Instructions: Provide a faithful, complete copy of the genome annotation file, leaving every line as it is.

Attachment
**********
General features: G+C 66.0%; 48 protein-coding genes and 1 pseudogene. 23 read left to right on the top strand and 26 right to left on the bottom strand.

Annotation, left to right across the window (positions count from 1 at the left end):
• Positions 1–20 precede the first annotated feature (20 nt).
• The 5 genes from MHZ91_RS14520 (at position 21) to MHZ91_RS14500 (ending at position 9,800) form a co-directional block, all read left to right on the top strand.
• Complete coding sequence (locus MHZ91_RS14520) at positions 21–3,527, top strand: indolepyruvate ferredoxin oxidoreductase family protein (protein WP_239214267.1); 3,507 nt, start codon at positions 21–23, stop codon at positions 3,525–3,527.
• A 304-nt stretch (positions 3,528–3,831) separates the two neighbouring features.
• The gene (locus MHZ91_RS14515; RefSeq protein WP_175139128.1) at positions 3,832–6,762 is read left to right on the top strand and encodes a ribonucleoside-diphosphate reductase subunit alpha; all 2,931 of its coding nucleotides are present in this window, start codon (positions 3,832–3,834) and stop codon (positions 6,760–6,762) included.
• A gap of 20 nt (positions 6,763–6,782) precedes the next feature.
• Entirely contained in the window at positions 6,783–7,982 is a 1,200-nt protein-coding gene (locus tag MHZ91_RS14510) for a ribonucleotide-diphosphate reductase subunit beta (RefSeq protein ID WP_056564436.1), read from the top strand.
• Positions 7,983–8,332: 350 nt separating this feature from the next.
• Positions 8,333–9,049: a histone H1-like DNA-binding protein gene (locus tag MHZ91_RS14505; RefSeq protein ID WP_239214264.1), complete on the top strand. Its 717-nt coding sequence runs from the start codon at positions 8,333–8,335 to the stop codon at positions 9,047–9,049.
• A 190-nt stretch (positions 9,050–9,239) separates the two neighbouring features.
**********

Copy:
General features: G+C 66.0%; 48 protein-coding genes and 1 pseudogene. 23 read left to right on the top strand and 26 right to left on the bottom strand.

Annotation, left to right across the window (positions count from 1 at the left end):
• Positions 1–20 precede the first annotated feature (20 nt).
• The 5 genes from MHZ91_RS14520 (at position 21) to MHZ91_RS14500 (ending at position 9,800) form a co-directional block, all read left to right on the top strand.
• Complete coding sequence (locus MHZ91_RS14520) at positions 21–3,527, top strand: indolepyruvate ferredoxin oxidoreductase family protein (protein WP_239214267.1); 3,507 nt, start codon at positions 21–23, stop codon at positions 3,525–3,527.
• A 304-nt stretch (positions 3,528–3,831) separates the two neighbouring features.
• The gene (locus MHZ91_RS14515; RefSeq protein WP_175139128.1) at positions 3,832–6,762 is read left to right on the top strand and encodes a ribonucleoside-diphosphate reductase subunit alpha; all 2,931 of its coding nucleotides are present in this window, start codon (positions 3,832–3,834) and stop codon (positions 6,760–6,762) included.
• A gap of 20 nt (positions 6,763–6,782) precedes the next feature.
• Entirely contained in the window at positions 6,783–7,982 is a 1,200-nt protein-coding gene (locus tag MHZ91_RS14510) for a ribonucleotide-diphosphate reductase subunit beta (RefSeq protein ID WP_056564436.1), read from the top strand.
• Positions 7,983–8,332: 350 nt separating this feature from the next.
• Positions 8,333–9,049: a histone H1-like DNA-binding protein gene (locus tag MHZ91_RS14505; RefSeq protein ID WP_239214264.1), complete on the top strand. Its 717-nt coding sequence runs from the start codon at positions 8,333–8,335 to the stop codon at positions 9,047–9,049.
• A 190-nt stretch (positions 9,050–9,239) separates the two neighbouring features.